By contrast, editing a book can take years, depending on the publisher’s resources. And, logically, writers like Pearson — who have a following and publishing houses may consider less of a financial risk — often get through the process more quickly.
Pearson’s bankability may have had something to do with Disney agreeing to the conditions he set for writing the books.
“If I was going to write these books, I was going to have to get inside their parks when it was dark and crazy in there, including into the rides when they were shut down,” he told them.
“They said, ‘well, we just don’t let anybody do that.’ And I said, ‘Yeah, I kinda figured, but you asked if I wanted to write this, and I would love to, but I really can’t if I can’t do it the way I write.'”
Disney said OK a month later. They allow Pearson into any park, any time of the day, anywhere in the world. He’s done that 30 times.
And no, he cannot bring a guest — we asked — except for the one time he and Dave Barry went in together to ride Peter Pan’s Flight while struggling with part of the story of Peter and the Starcatchers. They rode the ride 12 times in a row and, even then, Barry returned to the ride later to get the story the way they wanted it.
Writing’s hard, even when it means having Walt-like privileges at the happiest place on earth. Also, Pearson says, being at Disney without the crowds? It’s not always a dream come true. An Imagineer — Disney-speak for attraction designers — always accompanies him, and Imagineers have a reputation as jokesters.
Case in point: In the Haunted Mansion, the plates on the table change every week, putting the hidden Mickey in a different spot.
These, then, are the wrong people to find out a certain famous author has a full-on fear of Maleficent.
“I’ve done so much research into her and I’ve built her into a thing in my series,” he says “I really don’t like being around her. When they found out I had a phobia about Maleficent, they hired her after hours to be in her full deal and hide.”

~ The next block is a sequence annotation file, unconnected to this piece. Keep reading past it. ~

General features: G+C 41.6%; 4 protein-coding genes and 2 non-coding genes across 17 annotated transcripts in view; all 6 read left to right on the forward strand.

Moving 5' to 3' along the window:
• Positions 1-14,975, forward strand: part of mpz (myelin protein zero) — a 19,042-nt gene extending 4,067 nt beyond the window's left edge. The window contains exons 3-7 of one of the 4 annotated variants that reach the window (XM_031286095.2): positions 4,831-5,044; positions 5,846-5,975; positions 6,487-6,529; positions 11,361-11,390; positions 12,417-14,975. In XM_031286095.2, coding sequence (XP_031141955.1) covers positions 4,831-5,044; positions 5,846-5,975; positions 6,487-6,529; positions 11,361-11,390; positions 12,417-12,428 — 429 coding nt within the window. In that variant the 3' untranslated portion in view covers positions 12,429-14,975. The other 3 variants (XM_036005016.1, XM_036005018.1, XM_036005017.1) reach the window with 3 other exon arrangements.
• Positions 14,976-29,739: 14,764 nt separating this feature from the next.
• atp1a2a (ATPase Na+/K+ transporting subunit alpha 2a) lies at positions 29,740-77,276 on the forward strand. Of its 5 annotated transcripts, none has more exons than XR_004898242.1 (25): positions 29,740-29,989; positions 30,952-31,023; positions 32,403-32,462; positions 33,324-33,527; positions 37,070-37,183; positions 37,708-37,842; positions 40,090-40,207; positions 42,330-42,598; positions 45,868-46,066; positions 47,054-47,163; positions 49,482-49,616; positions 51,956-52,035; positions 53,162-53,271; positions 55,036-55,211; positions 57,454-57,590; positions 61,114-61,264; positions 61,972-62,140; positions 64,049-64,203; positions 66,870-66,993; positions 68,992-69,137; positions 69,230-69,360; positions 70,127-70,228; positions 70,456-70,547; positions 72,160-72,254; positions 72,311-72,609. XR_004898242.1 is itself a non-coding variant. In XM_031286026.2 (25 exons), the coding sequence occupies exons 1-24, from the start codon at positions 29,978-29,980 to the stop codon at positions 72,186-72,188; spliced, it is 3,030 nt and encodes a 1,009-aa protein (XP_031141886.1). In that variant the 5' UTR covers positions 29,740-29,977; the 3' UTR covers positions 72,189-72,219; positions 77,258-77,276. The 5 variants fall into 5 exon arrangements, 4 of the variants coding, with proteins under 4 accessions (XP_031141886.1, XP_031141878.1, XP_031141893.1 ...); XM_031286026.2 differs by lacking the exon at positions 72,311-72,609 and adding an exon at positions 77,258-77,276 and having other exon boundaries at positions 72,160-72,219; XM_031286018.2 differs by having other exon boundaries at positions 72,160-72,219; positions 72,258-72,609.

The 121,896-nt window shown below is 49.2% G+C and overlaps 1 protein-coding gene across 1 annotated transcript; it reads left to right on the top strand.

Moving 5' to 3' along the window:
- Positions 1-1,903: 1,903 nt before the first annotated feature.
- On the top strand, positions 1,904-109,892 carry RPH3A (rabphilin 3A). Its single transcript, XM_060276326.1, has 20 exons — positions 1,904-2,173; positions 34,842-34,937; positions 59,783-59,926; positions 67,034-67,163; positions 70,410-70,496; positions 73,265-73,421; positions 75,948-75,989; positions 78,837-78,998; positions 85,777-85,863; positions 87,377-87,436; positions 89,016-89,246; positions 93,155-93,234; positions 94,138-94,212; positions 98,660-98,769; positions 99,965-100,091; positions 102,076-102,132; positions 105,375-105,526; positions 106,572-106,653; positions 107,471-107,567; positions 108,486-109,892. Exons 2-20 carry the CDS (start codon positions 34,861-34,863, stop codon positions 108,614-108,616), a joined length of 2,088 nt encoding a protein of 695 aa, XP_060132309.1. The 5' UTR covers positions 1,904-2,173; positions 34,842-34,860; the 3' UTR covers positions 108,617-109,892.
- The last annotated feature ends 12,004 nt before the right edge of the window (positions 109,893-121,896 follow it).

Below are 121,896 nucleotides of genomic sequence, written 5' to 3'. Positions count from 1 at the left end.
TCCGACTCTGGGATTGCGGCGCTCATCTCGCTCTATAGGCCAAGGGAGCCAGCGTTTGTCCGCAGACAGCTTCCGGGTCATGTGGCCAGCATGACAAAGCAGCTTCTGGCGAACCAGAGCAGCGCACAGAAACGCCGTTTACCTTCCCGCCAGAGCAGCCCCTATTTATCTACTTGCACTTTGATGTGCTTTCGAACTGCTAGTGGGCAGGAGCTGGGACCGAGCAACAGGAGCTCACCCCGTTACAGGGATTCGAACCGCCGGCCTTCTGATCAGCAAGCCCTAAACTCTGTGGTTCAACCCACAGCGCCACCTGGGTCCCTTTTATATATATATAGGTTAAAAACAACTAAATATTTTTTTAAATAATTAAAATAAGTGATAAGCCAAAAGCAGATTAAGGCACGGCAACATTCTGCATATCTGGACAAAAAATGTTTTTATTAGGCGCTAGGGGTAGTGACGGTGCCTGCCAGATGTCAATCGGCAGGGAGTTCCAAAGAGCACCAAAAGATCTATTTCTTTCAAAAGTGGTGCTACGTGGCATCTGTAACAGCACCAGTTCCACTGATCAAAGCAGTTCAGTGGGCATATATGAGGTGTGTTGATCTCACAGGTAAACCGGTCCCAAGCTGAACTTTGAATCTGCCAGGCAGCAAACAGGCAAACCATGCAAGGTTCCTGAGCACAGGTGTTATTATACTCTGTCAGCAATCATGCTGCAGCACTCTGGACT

He came around a corner, “and there was Maleficent, all six feet of her, saying (adopts screechy voice), ‘Ridley, what are you doing in my park?’ and I just took off running.”
Even without the Imagineers’ — we’ll call it “playfulness” — even without that, Pearson says, “The most magical place on earth is one of the creepiest places on earth. It’s only under intermittent lighting and the rides that I go on are only under hurricane lights. It’s really creepy in these places.”
Pearson tends to ride the rides unlit, just as they would be for his Kingdom Keepers.
And it’s not only the lack of lighting that makes it makes it spooky.
“[It’s] just like a ghost town — when you’re in a place that looks so beautiful but there’s no music and no people. It’s really strange to be walking down Main Street without another human in sight.”
Creepy? The Haunted Mansion, although, Pearson says, “it’s almost creepier with the lights on.”
Creepier still? It’s a Small World.
“I saw those dolls move,” he says, and he’s not joking. “All the dolls were frozen when I went through. It was probably a couple of shadows, but I swear two of those dolls stepped forward and it just gave me chills.”
The Kingdom Keepers series has seven books. Pearson’s written another Kingdom Keepers series, The Return, which has three books. He’s also starting work on another iteration of Kingdom Keepers, which delves into the worlds of EPCOT.
This article originally appeared in the 2016 issue of Creative Loafing. Link.